The expenses of $60K - $70K per year I referenced was definitely a conservative estimate. Based on my calculations we could comfortbly afford to live on quite a bit less, but as a few of you pointed out, we are quite young, so I would rather work in some capacity for 5-10 more years and be able to have a higher yearly income when we retire than to pull the plug too early and be forced to return to high paying/less satisfying work.

I am going to check out firecalc and work our numbers a little bit more. I am sure I will be back with more questions. In the meantime, keep the feedback coming
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Old 11-23-2007, 12:27 AM   #12
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It was not my intention to suggest that we would fully retire right now. I would like to set us up on a trajectory to retire in about 5 years time. Based on some of the feedback, it sounds like we should aim to have about $2M in net worth in order to achieve that.
Illuminar

I think you would be wiser to consider "working investments" and their "return" rather than your "net worth". Your home, usually the largest part of a family's net worth, will not provide an income stream for you. However, if your home is large, luxurious and expensive, you could always trade down. Also, if your "working investments" are in real estate, it will be pretty easy for your to figure out your return, barring a calamity. However, the cash return and liquidity would be lower than stocks or bonds. If it were me, at your age, I would keep working for a while, as you said, but funnel the income from the rentals into relatively high dividend stocks or mutual funds and some bonds or bond funds. Pour any savings from w*rk into them as well for a while. After a while, your portfolio will be more balanced, firm, and you'll be in a better position to FIRE. Check out FIREcalc if you haven't.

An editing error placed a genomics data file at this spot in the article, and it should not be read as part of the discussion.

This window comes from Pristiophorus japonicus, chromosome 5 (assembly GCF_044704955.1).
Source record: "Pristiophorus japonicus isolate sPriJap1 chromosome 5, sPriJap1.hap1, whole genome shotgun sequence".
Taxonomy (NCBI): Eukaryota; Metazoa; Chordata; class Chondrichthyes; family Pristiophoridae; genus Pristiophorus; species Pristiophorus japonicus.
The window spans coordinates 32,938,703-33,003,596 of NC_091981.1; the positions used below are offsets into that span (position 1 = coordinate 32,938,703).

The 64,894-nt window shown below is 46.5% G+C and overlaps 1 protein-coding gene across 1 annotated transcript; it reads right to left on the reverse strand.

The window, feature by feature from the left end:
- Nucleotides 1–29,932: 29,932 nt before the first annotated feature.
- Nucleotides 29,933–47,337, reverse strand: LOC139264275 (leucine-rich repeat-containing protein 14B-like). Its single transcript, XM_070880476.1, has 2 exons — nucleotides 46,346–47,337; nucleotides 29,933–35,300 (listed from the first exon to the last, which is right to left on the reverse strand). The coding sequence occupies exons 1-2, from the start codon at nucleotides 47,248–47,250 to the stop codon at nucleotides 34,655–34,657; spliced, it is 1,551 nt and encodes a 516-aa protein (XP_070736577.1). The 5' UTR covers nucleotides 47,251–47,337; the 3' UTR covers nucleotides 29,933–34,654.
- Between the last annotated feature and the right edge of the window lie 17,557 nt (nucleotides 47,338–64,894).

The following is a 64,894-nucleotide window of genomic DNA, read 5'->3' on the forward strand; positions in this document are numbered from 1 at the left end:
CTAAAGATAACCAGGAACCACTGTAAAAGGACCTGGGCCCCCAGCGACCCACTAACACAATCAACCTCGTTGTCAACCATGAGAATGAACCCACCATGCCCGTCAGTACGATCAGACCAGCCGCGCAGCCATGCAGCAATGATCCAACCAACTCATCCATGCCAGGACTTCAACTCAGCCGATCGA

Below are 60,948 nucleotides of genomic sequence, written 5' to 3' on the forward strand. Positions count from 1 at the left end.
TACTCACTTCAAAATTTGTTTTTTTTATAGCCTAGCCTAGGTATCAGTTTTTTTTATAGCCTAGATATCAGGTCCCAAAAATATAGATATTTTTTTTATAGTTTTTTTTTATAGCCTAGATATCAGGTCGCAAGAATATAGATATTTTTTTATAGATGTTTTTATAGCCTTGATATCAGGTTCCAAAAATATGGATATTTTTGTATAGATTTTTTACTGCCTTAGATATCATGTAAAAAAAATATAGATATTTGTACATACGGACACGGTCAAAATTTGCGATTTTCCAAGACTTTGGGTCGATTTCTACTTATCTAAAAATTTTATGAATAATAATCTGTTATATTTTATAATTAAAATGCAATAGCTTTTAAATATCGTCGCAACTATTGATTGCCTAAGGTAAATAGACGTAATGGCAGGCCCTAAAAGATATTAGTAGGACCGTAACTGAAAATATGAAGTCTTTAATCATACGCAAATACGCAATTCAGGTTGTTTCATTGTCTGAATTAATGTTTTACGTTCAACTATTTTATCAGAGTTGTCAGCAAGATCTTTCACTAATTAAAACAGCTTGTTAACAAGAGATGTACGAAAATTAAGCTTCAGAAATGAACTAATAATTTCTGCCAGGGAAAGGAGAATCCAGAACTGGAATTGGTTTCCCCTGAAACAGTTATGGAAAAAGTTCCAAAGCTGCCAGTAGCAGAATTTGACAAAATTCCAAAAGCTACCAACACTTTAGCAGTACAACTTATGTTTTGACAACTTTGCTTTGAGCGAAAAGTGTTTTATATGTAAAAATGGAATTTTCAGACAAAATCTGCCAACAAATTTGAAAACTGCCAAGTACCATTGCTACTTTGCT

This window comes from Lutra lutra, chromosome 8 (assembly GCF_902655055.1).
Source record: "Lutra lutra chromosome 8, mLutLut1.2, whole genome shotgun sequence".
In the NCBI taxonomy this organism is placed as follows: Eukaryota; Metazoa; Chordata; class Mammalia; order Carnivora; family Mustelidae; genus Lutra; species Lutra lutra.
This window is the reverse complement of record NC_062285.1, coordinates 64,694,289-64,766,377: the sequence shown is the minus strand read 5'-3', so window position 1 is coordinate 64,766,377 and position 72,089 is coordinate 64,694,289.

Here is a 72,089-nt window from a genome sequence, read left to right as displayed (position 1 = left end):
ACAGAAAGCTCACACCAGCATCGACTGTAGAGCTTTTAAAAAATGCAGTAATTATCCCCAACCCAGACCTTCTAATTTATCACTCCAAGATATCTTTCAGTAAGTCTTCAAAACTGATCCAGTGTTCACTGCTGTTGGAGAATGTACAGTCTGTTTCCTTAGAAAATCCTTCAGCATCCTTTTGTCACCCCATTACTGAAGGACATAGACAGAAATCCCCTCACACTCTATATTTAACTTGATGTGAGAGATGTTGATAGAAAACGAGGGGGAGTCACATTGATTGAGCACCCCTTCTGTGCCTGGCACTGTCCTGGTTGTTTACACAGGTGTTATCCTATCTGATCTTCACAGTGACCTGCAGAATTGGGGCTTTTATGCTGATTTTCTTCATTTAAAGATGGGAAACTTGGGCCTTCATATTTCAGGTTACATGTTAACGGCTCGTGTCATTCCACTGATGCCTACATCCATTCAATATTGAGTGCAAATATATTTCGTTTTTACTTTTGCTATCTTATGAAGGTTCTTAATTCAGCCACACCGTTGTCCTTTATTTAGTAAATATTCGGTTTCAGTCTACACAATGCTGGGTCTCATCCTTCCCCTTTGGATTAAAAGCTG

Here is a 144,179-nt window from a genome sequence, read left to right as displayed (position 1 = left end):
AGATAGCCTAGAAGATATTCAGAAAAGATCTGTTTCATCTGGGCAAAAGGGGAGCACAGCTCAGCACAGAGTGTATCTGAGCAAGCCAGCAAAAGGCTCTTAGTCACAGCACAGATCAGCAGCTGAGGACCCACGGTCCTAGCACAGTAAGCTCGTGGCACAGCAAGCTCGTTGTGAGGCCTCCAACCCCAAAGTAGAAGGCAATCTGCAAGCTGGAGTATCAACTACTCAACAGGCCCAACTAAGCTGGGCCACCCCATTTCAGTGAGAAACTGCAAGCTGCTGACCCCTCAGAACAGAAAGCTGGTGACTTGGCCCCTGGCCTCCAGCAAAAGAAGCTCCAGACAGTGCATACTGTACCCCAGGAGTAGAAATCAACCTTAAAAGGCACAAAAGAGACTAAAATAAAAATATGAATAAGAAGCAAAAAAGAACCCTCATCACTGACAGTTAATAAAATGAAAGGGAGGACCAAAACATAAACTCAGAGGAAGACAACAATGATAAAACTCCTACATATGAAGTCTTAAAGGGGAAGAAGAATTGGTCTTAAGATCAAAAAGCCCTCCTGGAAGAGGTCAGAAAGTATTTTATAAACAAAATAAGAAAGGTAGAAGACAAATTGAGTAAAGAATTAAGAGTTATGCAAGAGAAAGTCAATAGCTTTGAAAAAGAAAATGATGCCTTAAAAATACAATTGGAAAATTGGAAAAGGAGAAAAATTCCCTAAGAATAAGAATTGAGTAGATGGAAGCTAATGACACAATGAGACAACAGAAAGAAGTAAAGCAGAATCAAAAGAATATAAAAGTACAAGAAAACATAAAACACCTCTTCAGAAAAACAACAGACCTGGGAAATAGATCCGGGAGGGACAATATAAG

Also think of what exactly you intend to do after FIRE...if what you want to do costs a lot, better save more. We have some friends who lived near us here in Asia who decided they were ready to go. He had a good job, they had saved some, but they found out the hard way that they had not saved enough. She was a stay at home mom, and he was the sole breadwinner. They anticipated he could work less and still meet their needs...turns out they did not do enough homework...he is now working more hours than he was, AND she is working too...to make ends meet. Moral or the story: make sure you do your homework, all of it, and have it checked...so you don't fall in a similar trap.

Once you have done firecalc, I'd be interested to know how the numbers turn out for you. Gook luck!!!

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Old 11-23-2007, 09:39 AM   #13
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Depending on your flexibility and lifestyle ambitions, it is definitely possible to retire now. Here: Financial Webring Forum :: View topic - Saskatchewan, its' time in the sun. is one possibility

and there are many others like Mexico, Thailand, and Uruguay that offer inexpensive living.